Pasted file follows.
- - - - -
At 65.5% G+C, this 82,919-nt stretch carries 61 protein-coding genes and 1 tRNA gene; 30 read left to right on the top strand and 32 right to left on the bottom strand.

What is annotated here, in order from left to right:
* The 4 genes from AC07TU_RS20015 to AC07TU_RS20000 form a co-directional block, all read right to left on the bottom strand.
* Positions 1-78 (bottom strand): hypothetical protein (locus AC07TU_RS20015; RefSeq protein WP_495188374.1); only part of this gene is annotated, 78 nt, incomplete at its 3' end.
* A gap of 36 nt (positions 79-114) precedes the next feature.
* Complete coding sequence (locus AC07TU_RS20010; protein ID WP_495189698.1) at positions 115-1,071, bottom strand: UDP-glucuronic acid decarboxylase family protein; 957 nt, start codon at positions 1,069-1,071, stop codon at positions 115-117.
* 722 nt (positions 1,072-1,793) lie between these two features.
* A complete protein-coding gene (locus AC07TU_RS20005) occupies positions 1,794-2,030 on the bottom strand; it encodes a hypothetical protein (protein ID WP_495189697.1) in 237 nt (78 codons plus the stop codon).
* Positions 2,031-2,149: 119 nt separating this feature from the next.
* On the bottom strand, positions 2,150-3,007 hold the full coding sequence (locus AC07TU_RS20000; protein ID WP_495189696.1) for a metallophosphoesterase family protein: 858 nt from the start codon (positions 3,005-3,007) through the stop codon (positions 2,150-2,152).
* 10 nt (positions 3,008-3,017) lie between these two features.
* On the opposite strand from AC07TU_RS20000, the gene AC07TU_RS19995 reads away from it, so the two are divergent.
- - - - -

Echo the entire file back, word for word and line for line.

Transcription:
At 65.5% G+C, this 82,919-nt stretch carries 61 protein-coding genes and 1 tRNA gene; 30 read left to right on the top strand and 32 right to left on the bottom strand.

What is annotated here, in order from left to right:
* The 4 genes from AC07TU_RS20015 to AC07TU_RS20000 form a co-directional block, all read right to left on the bottom strand.
* Positions 1-78 (bottom strand): hypothetical protein (locus AC07TU_RS20015; RefSeq protein WP_495188374.1); only part of this gene is annotated, 78 nt, incomplete at its 3' end.
* A gap of 36 nt (positions 79-114) precedes the next feature.
* Complete coding sequence (locus AC07TU_RS20010; protein ID WP_495189698.1) at positions 115-1,071, bottom strand: UDP-glucuronic acid decarboxylase family protein; 957 nt, start codon at positions 1,069-1,071, stop codon at positions 115-117.
* 722 nt (positions 1,072-1,793) lie between these two features.
* A complete protein-coding gene (locus AC07TU_RS20005) occupies positions 1,794-2,030 on the bottom strand; it encodes a hypothetical protein (protein ID WP_495189697.1) in 237 nt (78 codons plus the stop codon).
* Positions 2,031-2,149: 119 nt separating this feature from the next.
* On the bottom strand, positions 2,150-3,007 hold the full coding sequence (locus AC07TU_RS20000; protein ID WP_495189696.1) for a metallophosphoesterase family protein: 858 nt from the start codon (positions 3,005-3,007) through the stop codon (positions 2,150-2,152).
* 10 nt (positions 3,008-3,017) lie between these two features.
* On the opposite strand from AC07TU_RS20000, the gene AC07TU_RS19995 reads away from it, so the two are divergent.